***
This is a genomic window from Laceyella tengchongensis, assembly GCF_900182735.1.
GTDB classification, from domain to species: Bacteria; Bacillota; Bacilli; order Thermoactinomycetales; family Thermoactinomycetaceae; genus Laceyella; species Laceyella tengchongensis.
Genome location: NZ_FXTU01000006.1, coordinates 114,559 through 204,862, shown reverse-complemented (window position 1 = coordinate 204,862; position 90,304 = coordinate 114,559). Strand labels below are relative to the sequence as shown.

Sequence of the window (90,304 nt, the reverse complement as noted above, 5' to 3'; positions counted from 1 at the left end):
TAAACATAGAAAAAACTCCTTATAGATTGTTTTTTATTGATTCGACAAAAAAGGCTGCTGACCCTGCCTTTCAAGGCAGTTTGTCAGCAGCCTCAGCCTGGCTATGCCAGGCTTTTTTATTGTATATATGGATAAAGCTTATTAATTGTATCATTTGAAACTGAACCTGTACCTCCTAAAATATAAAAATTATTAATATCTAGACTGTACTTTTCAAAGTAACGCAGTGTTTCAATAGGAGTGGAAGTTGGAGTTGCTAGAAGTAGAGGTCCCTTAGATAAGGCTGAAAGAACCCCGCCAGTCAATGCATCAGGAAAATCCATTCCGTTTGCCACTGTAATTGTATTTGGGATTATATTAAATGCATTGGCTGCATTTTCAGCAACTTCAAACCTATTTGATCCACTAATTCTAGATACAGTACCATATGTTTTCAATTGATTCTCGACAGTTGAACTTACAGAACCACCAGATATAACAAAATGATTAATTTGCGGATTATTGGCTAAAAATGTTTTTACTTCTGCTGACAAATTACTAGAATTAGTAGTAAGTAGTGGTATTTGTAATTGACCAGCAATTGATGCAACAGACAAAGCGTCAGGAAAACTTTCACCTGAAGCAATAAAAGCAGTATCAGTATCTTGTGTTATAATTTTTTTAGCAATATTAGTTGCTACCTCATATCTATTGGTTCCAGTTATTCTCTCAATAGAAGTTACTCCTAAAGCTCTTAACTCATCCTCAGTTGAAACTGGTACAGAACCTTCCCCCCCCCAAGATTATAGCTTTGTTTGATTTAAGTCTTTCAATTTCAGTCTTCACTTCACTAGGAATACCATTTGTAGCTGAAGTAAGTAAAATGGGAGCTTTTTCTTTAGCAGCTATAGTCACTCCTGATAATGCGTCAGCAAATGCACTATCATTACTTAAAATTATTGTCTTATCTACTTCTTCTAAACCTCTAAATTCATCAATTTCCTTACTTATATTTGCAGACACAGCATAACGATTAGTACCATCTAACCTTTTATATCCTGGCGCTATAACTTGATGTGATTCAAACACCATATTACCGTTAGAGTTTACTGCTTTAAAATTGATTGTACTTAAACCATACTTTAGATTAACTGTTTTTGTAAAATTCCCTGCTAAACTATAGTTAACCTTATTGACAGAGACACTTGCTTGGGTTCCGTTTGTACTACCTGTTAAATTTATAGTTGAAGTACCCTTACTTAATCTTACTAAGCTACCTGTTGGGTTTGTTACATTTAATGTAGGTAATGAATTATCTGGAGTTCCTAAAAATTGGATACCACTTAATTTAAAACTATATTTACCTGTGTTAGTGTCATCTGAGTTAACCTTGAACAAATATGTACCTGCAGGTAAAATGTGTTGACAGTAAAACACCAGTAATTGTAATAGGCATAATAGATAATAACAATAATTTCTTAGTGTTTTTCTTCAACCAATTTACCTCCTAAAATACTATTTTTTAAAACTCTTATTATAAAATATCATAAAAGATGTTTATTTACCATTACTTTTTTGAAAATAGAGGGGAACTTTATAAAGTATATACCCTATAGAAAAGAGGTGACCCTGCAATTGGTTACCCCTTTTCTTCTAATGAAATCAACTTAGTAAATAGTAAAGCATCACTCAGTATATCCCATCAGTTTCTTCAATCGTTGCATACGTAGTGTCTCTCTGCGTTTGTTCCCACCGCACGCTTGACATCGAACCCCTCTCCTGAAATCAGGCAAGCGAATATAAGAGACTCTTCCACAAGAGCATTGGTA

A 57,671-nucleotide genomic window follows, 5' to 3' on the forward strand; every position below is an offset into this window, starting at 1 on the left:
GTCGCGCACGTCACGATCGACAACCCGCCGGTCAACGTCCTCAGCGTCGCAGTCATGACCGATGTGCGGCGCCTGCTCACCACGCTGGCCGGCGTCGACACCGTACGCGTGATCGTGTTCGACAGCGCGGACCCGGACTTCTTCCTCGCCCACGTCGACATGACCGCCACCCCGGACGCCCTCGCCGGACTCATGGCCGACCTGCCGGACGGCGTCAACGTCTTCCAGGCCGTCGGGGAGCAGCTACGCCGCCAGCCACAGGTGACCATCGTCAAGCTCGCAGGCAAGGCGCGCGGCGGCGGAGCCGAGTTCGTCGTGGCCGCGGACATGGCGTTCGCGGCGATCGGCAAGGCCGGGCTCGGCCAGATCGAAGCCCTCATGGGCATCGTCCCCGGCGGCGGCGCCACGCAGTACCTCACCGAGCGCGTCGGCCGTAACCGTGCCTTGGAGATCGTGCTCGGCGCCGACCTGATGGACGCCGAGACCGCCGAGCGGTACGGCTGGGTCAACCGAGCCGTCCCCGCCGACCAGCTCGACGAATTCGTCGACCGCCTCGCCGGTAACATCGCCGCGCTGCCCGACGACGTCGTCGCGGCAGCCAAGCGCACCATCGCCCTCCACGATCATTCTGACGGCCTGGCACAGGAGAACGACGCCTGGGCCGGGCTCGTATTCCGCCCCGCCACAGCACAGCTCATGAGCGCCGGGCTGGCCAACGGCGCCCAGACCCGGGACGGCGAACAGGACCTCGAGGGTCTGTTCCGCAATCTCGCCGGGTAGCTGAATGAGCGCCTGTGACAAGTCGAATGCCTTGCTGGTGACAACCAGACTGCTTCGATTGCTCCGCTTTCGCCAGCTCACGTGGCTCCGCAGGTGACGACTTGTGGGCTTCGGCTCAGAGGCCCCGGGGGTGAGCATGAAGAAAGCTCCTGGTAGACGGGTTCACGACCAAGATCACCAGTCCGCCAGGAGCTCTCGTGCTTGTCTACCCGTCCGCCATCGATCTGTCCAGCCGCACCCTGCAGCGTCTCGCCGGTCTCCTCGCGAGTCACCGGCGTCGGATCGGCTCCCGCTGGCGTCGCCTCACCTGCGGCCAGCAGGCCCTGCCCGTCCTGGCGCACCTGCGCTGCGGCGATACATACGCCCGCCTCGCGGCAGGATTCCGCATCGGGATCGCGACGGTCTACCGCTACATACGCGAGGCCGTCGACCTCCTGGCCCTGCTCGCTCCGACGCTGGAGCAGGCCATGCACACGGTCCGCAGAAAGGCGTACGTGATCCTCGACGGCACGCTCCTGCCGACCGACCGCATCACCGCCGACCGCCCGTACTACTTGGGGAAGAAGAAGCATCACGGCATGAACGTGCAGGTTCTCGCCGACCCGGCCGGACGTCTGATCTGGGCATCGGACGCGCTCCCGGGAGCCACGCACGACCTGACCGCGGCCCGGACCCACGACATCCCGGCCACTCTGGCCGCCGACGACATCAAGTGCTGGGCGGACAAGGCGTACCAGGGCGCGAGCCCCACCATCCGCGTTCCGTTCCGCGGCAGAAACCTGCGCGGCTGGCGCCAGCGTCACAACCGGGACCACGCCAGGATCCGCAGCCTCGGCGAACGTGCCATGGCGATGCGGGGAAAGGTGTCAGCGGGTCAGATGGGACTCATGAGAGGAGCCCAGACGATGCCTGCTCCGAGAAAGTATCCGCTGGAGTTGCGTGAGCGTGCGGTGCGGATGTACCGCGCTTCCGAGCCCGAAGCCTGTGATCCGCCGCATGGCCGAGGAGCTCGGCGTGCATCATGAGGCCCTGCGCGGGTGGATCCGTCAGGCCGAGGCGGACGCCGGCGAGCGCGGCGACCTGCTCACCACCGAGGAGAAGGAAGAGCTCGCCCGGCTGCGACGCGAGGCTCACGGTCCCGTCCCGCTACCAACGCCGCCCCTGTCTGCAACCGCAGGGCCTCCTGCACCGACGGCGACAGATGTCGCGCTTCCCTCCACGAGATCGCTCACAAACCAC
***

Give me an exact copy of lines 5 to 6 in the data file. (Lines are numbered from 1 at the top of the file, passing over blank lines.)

TAAACATAGAAAAAACTCCTTATAGATTGTTTTTTATTGATTCGACAAAAAAGGCTGCTGACCCTGCCTTTCAAGGCAGTTTGTCAGCAGCCTCAGCCTGGCTATGCCAGGCTTTTTTATTGTATATATGGATAAAGCTTATTAATTGTATCATTTGAAACTGAACCTGTACCTCCTAAAATATAAAAATTATTAATATCTAGACTGTACTTTTCAAAGTAACGCAGTGTTTCAATAGGAGTGGAAGTTGGAGTTGCTAGAAGTAGAGGTCCCTTAGATAAGGCTGAAAGAACCCCGCCAGTCAATGCATCAGGAAAATCCATTCCGTTTGCCACTGTAATTGTATTTGGGATTATATTAAATGCATTGGCTGCATTTTCAGCAACTTCAAACCTATTTGATCCACTAATTCTAGATACAGTACCATATGTTTTCAATTGATTCTCGACAGTTGAACTTACAGAACCACCAGATATAACAAAATGATTAATTTGCGGATTATTGGCTAAAAATGTTTTTACTTCTGCTGACAAATTACTAGAATTAGTAGTAAGTAGTGGTATTTGTAATTGACCAGCAATTGATGCAACAGACAAAGCGTCAGGAAAACTTTCACCTGAAGCAATAAAAGCAGTATCAGTATCTTGTGTTATAATTTTTTTAGCAATATTAGTTGCTACCTCATATCTATTGGTTCCAGTTATTCTCTCAATAGAAGTTACTCCTAAAGCTCTTAACTCATCCTCAGTTGAAACTGGTACAGAACCTTCCCCCCCCCAAGATTATAGCTTTGTTTGATTTAAGTCTTTCAATTTCAGTCTTCACTTCACTAGGAATACCATTTGTAGCTGAAGTAAGTAAAATGGGAGCTTTTTCTTTAGCAGCTATAGTCACTCCTGATAATGCGTCAGCAAATGCACTATCATTACTTAAAATTATTGTCTTATCTACTTCTTCTAAACCTCTAAATTCATCAATTTCCTTACTTATATTTGCAGACACAGCATAACGATTAGTACCATCTAACCTTTTATATCCTGGCGCTATAACTTGATGTGATTCAAACACCATATTACCGTTAGAGTTTACTGCTTTAAAATTGATTGTACTTAAACCATACTTTAGATTAACTGTTTTTGTAAAATTCCCTGCTAAACTATAGTTAACCTTATTGACAGAGACACTTGCTTGGGTTCCGTTTGTACTACCTGTTAAATTTATAGTTGAAGTACCCTTACTTAATCTTACTAAGCTACCTGTTGGGTTTGTTACATTTAATGTAGGTAATGAATTATCTGGAGTTCCTAAAAATTGGATACCACTTAATTTAAAACTATATTTACCTGTGTTAGTGTCATCTGAGTTAACCTTGAACAAATATGTACCTGCAGGTAAAATGTGTTGACAGTAAAACACCAGTAATTGTAATAGGCATAATAGATAATAACAATAATTTCTTAGTGTTTTTCTTCAACCAATTTACCTCCTAAAATACTATTTTTTAAAACTCTTATTATAAAATATCATAAAAGATGTTTATTTACCATTACTTTTTTGAAAATAGAGGGGAACTTTATAAAGTATATACCCTATAGAAAAGAGGTGACCCTGCAATTGGTTACCCCTTTTCTTCTAATGAAATCAACTTAGTAAATAGTAAAGCATCACTCAGTATATCCCATCAGTTTCTTCAATCGTTGCATACGTAGTGTCTCTCTGCGTTTGTTCCCACCGCACGCTTGACATCGAACCCCTCTCCTGAAATCAGGCAAGCGAATATAAGAGACTCTTCCACAAGAGCATTGGTA

A 57,671-nucleotide genomic window follows, 5' to 3' on the forward strand; every position below is an offset into this window, starting at 1 on the left: